The SEC said that while it did not consider Wachovia to have acted improperly in the way it structured the CDOs, the bank violated investment protection rules by using stale prices, even as buyers were being told the prices were fair market value, and charging excessive markups in secret. The Commission found that the Zuni Indians and other investors suffered financial losses as a result. Last year, Wachovia agreed to pay $11 million to settle charges accusing it of violating federal securities laws in its sale of MBS leading up to the collapse of the housing market.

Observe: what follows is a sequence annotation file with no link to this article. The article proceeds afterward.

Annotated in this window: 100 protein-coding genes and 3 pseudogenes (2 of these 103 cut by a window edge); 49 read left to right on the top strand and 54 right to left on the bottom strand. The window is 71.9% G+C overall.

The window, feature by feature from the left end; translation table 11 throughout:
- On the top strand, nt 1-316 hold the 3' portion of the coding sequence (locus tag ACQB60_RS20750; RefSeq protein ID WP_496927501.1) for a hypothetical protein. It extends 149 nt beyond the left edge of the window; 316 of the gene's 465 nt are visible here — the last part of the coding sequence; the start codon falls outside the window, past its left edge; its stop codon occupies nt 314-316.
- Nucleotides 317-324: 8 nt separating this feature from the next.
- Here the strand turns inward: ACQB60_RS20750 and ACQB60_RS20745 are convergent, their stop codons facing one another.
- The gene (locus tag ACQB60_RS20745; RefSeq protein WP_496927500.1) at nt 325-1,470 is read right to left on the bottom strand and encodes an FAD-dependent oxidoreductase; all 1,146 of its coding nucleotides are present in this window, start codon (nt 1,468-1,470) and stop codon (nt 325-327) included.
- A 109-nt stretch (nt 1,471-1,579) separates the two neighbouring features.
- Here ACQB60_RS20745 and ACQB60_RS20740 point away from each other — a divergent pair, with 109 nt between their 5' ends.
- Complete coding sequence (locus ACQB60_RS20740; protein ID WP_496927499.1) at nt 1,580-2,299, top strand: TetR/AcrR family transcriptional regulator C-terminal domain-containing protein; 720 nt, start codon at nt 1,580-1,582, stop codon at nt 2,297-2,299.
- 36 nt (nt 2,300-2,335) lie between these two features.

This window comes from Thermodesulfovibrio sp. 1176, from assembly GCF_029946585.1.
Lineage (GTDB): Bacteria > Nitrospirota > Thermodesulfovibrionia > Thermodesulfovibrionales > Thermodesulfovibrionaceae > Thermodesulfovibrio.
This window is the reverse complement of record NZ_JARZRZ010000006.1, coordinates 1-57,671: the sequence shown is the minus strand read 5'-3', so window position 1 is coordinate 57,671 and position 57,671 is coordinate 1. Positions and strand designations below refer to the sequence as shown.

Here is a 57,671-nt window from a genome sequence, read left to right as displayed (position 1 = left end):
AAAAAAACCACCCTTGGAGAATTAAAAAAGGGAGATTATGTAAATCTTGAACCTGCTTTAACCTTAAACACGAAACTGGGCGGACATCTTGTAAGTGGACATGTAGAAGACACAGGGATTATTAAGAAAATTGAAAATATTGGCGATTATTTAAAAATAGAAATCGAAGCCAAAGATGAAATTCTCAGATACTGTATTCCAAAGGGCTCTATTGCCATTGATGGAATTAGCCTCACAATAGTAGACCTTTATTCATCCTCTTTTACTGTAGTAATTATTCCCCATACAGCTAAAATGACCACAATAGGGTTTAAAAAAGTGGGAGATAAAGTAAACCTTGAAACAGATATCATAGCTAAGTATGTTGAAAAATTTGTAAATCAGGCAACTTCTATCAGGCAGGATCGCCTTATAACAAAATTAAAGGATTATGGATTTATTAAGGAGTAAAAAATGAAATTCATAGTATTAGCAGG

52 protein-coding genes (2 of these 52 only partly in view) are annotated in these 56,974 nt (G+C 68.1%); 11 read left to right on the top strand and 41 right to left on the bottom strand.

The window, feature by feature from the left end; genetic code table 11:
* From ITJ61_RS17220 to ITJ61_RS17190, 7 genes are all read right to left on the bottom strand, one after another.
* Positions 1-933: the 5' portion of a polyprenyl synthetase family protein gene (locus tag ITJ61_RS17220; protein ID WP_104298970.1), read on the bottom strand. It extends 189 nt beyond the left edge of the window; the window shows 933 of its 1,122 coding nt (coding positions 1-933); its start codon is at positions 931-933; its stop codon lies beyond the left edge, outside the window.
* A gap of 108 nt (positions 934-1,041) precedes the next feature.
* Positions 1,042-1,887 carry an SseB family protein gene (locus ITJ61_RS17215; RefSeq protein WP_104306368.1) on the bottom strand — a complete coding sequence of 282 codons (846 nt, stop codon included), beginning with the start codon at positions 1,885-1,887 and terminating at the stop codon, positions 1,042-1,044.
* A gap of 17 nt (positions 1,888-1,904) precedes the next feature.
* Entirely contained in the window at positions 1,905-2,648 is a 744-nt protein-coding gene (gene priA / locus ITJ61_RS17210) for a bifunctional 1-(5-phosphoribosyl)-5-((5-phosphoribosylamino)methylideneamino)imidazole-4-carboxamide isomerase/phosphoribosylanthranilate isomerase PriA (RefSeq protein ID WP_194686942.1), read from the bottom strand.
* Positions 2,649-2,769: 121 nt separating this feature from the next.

European Bank LBBW Sues Wells Fargo Over Alleged $1.5 Billion Securities Fraud, The Sacramento Bee, October 1, 2012

German bank sues Wells Fargo alleging $1.5 billion securities fraud, San Francisco Business Times, October 2, 2012

Wells Fargo Settles Case Originating At Wachovia, The New York Times, April 5, 2012

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REIT Retail Properties of America’s $8 Public Offering Results in Major Losses for Fund Investors, Institutional Investor Securities Blog, April 17, 2012

Texas Securities Fraud: Investor Sues Behringer Harvard REIT I, Stockbroker Fraud Blog, September 26, 2012